• Greater pond sedge (native & good for wildlife)
  • Water mint (native & good for pollinators)
  • Fringe lily (native & will provide some much needed shelter for the fish)
  • Hair grass (native)
  • Arrowhead native (native)

Oh dear this could get expensive. I just hope the pond is big enough!!

 

(This must be what girly girls feel like when clothes shopping!!)

 

24/02/2014 at 14:20

Wouldn't know how girly girls feel Clari! 

Mint is great for fish cover, but like it's culinary pal it's very invasive so keep it contained or it'll take over the whole pond. It'll grow on boggy ground as well. I had a corkscrew rush in my last pond which was very attractive and good cover for fish. Juncus effusis 'Spiralis' is it's name I think. Caltha palustris - the marsh marigold is useful for margins or boggy areas and will seed around. It can almost be a weed if it likes it's home! It's in flower at this time of year so a handy one for some early colour. A really useful one is Equisetum which is a relative of Horsetail , but before you panic, it's a cultivated form. I had it in my first pond - it's very architectural and ideal for dragonflies to climb out the pond when they're ready. 

24/02/2014 at 15:40

Fairy. I had rather intended on keeping all my plants in the large plastic baskets you can get (which at least allows me to make the 12th adjustment to their position in the first month as I am awful for things like that!) That should be enough to keep the plants (esp. the mint) contained shouldn't it?

24/02/2014 at 17:41
Clarington wrote (see)

This is hard work! I'm quite tempted by:

  • Typha minma (don't know if its native or not)
  • Common Cotton grass (native)
  • Blue/Purple Iris (definitely not native but a beautiful colour)
  • Greater pond sedge (native & good for wildlife)
  • Water mint (native & good for pollinators)
  • Fringe lily (native & will provide some much needed shelter for the fish)
  • Hair grass (native)
  • Arrowhead native (native)

Oh dear this could get expensive. I just hope the pond is big enough!!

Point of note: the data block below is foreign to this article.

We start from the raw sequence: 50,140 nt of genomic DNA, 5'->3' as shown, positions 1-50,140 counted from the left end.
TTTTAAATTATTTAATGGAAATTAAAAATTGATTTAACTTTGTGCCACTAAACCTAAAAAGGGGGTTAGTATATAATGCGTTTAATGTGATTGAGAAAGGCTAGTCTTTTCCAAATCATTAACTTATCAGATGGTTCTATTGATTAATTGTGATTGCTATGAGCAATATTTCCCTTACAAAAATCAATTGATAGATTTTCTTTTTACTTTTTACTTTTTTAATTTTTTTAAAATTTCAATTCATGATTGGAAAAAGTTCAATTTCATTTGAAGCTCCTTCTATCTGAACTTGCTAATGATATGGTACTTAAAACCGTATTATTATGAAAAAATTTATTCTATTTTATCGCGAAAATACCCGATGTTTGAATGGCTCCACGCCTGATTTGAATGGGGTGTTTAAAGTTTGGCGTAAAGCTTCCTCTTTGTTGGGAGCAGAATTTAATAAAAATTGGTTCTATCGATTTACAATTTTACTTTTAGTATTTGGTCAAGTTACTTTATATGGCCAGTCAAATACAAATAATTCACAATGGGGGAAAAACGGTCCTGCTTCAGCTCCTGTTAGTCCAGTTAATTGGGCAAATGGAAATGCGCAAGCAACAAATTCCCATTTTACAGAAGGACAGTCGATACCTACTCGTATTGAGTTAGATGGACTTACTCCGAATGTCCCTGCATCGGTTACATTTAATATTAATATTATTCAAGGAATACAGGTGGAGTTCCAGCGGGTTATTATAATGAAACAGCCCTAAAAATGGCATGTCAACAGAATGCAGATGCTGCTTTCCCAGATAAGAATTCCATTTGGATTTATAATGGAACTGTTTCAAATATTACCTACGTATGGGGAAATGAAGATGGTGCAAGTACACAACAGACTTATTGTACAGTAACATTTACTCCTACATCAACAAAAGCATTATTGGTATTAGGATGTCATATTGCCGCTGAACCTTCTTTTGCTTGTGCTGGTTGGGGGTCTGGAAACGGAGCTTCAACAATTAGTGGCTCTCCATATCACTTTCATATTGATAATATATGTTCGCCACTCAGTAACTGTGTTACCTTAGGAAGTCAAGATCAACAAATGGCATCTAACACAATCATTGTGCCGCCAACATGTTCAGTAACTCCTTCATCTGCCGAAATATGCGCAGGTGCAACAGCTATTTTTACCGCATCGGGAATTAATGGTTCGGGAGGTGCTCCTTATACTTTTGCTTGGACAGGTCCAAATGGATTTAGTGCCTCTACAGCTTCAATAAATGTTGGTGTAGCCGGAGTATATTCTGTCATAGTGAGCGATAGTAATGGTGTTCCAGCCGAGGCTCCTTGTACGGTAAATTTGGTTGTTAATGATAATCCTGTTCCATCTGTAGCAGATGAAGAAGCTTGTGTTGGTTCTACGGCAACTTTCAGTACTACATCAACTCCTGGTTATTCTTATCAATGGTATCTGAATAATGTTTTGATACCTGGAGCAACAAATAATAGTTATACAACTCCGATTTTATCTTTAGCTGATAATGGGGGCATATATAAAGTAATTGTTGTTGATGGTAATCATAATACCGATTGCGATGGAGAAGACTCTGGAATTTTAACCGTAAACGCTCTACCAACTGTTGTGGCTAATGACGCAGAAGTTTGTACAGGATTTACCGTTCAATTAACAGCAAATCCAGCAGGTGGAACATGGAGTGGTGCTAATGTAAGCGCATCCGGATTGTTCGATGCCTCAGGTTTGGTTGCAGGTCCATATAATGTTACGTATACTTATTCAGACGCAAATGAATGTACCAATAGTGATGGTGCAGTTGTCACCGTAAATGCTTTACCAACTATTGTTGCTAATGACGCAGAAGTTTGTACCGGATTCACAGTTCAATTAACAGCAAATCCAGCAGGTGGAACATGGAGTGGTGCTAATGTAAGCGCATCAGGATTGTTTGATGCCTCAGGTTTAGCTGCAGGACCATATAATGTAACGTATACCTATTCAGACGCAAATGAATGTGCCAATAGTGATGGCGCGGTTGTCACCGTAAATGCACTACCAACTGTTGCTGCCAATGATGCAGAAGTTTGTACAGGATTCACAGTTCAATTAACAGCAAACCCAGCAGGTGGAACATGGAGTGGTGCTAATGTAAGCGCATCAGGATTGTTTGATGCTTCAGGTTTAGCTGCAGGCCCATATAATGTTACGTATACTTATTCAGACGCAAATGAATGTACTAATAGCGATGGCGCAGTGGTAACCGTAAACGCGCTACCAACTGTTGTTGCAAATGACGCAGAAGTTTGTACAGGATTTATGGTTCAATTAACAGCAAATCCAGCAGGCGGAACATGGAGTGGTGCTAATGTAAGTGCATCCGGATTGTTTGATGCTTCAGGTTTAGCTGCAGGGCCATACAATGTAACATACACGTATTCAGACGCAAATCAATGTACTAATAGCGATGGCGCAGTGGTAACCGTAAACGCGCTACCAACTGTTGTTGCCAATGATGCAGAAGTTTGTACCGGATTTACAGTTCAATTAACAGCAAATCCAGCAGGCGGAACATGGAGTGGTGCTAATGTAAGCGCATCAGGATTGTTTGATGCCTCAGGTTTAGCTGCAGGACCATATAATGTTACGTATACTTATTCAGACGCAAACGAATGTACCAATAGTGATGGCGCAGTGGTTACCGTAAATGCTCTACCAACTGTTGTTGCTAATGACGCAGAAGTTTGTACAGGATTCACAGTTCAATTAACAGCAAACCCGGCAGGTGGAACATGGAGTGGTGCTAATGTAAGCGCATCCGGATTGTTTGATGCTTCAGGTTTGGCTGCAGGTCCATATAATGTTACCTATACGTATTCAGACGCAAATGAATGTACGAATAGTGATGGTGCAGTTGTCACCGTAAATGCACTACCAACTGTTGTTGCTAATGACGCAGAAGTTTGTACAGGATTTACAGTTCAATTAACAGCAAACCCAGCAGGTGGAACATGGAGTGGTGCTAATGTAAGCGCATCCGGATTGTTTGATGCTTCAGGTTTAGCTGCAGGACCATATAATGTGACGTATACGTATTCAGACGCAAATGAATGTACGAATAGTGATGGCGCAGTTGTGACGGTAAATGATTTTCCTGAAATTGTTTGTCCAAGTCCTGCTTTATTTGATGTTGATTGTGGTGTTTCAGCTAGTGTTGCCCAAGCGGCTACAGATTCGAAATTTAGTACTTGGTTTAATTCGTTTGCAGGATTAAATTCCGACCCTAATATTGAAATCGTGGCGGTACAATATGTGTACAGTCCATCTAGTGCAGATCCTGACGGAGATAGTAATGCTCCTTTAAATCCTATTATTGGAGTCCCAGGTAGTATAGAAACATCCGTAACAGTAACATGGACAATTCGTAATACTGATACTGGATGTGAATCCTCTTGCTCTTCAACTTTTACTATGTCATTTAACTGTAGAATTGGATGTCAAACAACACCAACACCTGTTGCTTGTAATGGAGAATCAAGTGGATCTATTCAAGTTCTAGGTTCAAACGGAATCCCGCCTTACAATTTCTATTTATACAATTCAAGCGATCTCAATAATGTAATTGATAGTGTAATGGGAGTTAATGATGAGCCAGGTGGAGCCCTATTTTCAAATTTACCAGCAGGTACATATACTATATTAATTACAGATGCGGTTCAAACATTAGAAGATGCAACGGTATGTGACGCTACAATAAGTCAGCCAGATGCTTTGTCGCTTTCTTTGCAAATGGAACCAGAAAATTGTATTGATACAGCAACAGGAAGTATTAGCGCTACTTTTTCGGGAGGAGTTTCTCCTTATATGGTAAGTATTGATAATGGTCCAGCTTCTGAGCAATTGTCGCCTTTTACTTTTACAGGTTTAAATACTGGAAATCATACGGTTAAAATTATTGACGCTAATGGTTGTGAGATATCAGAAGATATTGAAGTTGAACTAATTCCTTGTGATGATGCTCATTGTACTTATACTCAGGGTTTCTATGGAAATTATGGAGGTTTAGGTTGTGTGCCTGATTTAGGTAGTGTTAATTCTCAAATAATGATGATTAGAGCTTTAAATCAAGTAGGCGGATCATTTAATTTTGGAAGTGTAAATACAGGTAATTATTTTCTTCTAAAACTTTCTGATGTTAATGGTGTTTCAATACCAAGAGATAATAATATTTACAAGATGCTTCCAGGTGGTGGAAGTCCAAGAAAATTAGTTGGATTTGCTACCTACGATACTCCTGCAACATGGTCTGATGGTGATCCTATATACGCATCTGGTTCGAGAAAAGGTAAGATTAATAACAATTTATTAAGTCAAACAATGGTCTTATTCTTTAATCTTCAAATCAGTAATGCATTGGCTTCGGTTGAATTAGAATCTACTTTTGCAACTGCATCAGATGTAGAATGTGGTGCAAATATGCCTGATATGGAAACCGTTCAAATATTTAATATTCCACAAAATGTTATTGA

(This must be what girly girls feel like when clothes shopping!!)

 

Here's a list I compiled. I got it from the NHM website, then they took it down. I have noticed a couple of mistakes but more than 99.9 accurate. 

Use your find facility on your browser to check if they're included on the list. If not, it's probably not native. 

 

By the way, don't totally exclude the idea of none-natives, especially if it's a species, that is not a hybrid and closely related to our native stuff, such as Siberian Iris which are like our yellow flag but blue. There's a few very similar and all will play the same role for bees. Avoid hybrids because they could well offer little benefit for wildlife, not always but it's more likely, if in doubt do without.

24/02/2014 at 23:43

Hi Clarington, delighted you asked this question – I’m in the same situation desperate to get planting up a new pond (filled last October). I’ll be back here to keep an eye on this thread

25/02/2014 at 07:19

Shirlsgw my local pond place has told me they'll be getting plants in from mid-March (and they have all of the ones on my list). Not long now!

25/02/2014 at 12:54

The info above is great, and will help me when I make my pond this summer.

26/02/2014 at 23:51

Thanks Clarington,

I think it will be the same up my way. I've ordered a couple of plants online so we will see when they turn up - prob mid to late March with them.

27/02/2014 at 07:55

Clari big pots will be fine for the mint. It's easy enough to pull out if it gets thuggish anyway. I know what you mean about moving things - a pond's no different to a border in that respect! 

27/02/2014 at 09:03

At least anything that goes a little "too well" in the pond can't escape across the borders like other weeds! My parents have a large pond which fills with this one oxygenating weed. I don't know what type it is only that we damn near fainted when we saw it for sale at £5 for a few pathetic little strands and there we were removing two or three wheelbarrows a year at least just to avoid the fish being smothered in it!

 

Oh well. Inching closer to March! I'm rather looking forward to BBQ season!